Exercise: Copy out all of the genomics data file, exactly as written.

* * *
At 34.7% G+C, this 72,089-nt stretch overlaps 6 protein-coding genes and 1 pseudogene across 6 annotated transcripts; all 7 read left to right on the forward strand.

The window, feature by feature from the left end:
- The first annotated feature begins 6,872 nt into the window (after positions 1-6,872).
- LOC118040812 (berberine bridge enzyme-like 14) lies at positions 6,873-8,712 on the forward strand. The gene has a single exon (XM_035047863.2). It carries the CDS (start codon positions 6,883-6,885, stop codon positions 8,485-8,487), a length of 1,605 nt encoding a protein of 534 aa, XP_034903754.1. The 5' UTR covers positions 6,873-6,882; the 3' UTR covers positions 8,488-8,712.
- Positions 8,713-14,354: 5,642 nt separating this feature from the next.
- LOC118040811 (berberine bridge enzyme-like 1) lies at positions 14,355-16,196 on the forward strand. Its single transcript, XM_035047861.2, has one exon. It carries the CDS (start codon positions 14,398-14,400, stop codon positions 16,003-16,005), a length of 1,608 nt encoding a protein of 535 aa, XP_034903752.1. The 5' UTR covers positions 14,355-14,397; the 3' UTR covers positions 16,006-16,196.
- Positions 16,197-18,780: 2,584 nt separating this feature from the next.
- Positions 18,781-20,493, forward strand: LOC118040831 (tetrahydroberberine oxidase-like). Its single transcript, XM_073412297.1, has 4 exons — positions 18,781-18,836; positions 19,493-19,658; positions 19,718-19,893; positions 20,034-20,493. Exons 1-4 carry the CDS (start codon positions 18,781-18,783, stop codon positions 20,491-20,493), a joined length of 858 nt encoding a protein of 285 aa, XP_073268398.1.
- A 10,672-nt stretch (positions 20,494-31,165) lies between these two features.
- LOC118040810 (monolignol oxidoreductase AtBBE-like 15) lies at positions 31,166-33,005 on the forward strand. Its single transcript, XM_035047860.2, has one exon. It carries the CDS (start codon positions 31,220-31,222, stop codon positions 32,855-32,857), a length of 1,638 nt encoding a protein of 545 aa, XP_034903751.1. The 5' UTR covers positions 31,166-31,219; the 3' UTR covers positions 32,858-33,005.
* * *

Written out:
At 34.7% G+C, this 72,089-nt stretch overlaps 6 protein-coding genes and 1 pseudogene across 6 annotated transcripts; all 7 read left to right on the forward strand.

The window, feature by feature from the left end:
- The first annotated feature begins 6,872 nt into the window (after positions 1-6,872).
- LOC118040812 (berberine bridge enzyme-like 14) lies at positions 6,873-8,712 on the forward strand. The gene has a single exon (XM_035047863.2). It carries the CDS (start codon positions 6,883-6,885, stop codon positions 8,485-8,487), a length of 1,605 nt encoding a protein of 534 aa, XP_034903754.1. The 5' UTR covers positions 6,873-6,882; the 3' UTR covers positions 8,488-8,712.
- Positions 8,713-14,354: 5,642 nt separating this feature from the next.
- LOC118040811 (berberine bridge enzyme-like 1) lies at positions 14,355-16,196 on the forward strand. Its single transcript, XM_035047861.2, has one exon. It carries the CDS (start codon positions 14,398-14,400, stop codon positions 16,003-16,005), a length of 1,608 nt encoding a protein of 535 aa, XP_034903752.1. The 5' UTR covers positions 14,355-14,397; the 3' UTR covers positions 16,006-16,196.
- Positions 16,197-18,780: 2,584 nt separating this feature from the next.
- Positions 18,781-20,493, forward strand: LOC118040831 (tetrahydroberberine oxidase-like). Its single transcript, XM_073412297.1, has 4 exons — positions 18,781-18,836; positions 19,493-19,658; positions 19,718-19,893; positions 20,034-20,493. Exons 1-4 carry the CDS (start codon positions 18,781-18,783, stop codon positions 20,491-20,493), a joined length of 858 nt encoding a protein of 285 aa, XP_073268398.1.
- A 10,672-nt stretch (positions 20,494-31,165) lies between these two features.
- LOC118040810 (monolignol oxidoreductase AtBBE-like 15) lies at positions 31,166-33,005 on the forward strand. Its single transcript, XM_035047860.2, has one exon. It carries the CDS (start codon positions 31,220-31,222, stop codon positions 32,855-32,857), a length of 1,638 nt encoding a protein of 545 aa, XP_034903751.1. The 5' UTR covers positions 31,166-31,219; the 3' UTR covers positions 32,858-33,005.